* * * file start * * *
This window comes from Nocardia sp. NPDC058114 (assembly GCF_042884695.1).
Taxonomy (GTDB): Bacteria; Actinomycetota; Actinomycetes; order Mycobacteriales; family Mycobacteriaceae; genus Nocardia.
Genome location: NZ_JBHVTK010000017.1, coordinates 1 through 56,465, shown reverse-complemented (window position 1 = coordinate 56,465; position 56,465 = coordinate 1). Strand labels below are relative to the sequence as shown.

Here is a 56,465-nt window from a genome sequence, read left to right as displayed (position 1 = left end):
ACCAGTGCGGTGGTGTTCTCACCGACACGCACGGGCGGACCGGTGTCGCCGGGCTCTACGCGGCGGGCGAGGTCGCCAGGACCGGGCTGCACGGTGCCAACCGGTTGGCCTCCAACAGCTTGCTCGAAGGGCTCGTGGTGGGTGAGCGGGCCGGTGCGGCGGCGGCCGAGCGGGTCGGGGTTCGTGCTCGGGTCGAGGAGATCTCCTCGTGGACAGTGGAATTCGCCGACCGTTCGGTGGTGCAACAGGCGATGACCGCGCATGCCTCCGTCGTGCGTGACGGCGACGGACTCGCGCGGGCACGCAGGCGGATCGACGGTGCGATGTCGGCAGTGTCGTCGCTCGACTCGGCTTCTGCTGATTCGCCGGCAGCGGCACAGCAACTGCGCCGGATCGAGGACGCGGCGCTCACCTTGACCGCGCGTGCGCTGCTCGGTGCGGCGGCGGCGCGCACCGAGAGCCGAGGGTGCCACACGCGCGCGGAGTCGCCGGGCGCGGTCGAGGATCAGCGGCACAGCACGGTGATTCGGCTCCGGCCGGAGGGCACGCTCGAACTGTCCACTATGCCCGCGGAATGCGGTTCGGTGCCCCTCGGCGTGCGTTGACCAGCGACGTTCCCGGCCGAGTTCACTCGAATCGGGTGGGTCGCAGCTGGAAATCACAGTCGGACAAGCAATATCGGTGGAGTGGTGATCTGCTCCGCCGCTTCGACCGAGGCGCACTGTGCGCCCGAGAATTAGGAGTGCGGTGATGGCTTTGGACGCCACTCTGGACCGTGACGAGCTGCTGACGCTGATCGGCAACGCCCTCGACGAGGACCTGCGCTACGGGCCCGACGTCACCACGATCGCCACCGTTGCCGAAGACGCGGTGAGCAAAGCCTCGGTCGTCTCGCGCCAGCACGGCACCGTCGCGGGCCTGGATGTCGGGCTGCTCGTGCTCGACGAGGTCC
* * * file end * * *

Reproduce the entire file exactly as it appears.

This window comes from Nocardia sp. NPDC058114 (assembly GCF_042884695.1).
Taxonomy (GTDB): Bacteria; Actinomycetota; Actinomycetes; order Mycobacteriales; family Mycobacteriaceae; genus Nocardia.
Genome location: NZ_JBHVTK010000017.1, coordinates 1 through 56,465, shown reverse-complemented (window position 1 = coordinate 56,465; position 56,465 = coordinate 1). Strand labels below are relative to the sequence as shown.

Here is a 56,465-nt window from a genome sequence, read left to right as displayed (position 1 = left end):
ACCAGTGCGGTGGTGTTCTCACCGACACGCACGGGCGGACCGGTGTCGCCGGGCTCTACGCGGCGGGCGAGGTCGCCAGGACCGGGCTGCACGGTGCCAACCGGTTGGCCTCCAACAGCTTGCTCGAAGGGCTCGTGGTGGGTGAGCGGGCCGGTGCGGCGGCGGCCGAGCGGGTCGGGGTTCGTGCTCGGGTCGAGGAGATCTCCTCGTGGACAGTGGAATTCGCCGACCGTTCGGTGGTGCAACAGGCGATGACCGCGCATGCCTCCGTCGTGCGTGACGGCGACGGACTCGCGCGGGCACGCAGGCGGATCGACGGTGCGATGTCGGCAGTGTCGTCGCTCGACTCGGCTTCTGCTGATTCGCCGGCAGCGGCACAGCAACTGCGCCGGATCGAGGACGCGGCGCTCACCTTGACCGCGCGTGCGCTGCTCGGTGCGGCGGCGGCGCGCACCGAGAGCCGAGGGTGCCACACGCGCGCGGAGTCGCCGGGCGCGGTCGAGGATCAGCGGCACAGCACGGTGATTCGGCTCCGGCCGGAGGGCACGCTCGAACTGTCCACTATGCCCGCGGAATGCGGTTCGGTGCCCCTCGGCGTGCGTTGACCAGCGACGTTCCCGGCCGAGTTCACTCGAATCGGGTGGGTCGCAGCTGGAAATCACAGTCGGACAAGCAATATCGGTGGAGTGGTGATCTGCTCCGCCGCTTCGACCGAGGCGCACTGTGCGCCCGAGAATTAGGAGTGCGGTGATGGCTTTGGACGCCACTCTGGACCGTGACGAGCTGCTGACGCTGATCGGCAACGCCCTCGACGAGGACCTGCGCTACGGGCCCGACGTCACCACGATCGCCACCGTTGCCGAAGACGCGGTGAGCAAAGCCTCGGTCGTCTCGCGCCAGCACGGCACCGTCGCGGGCCTGGATGTCGGGCTGCTCGTGCTCGACGAGGTCC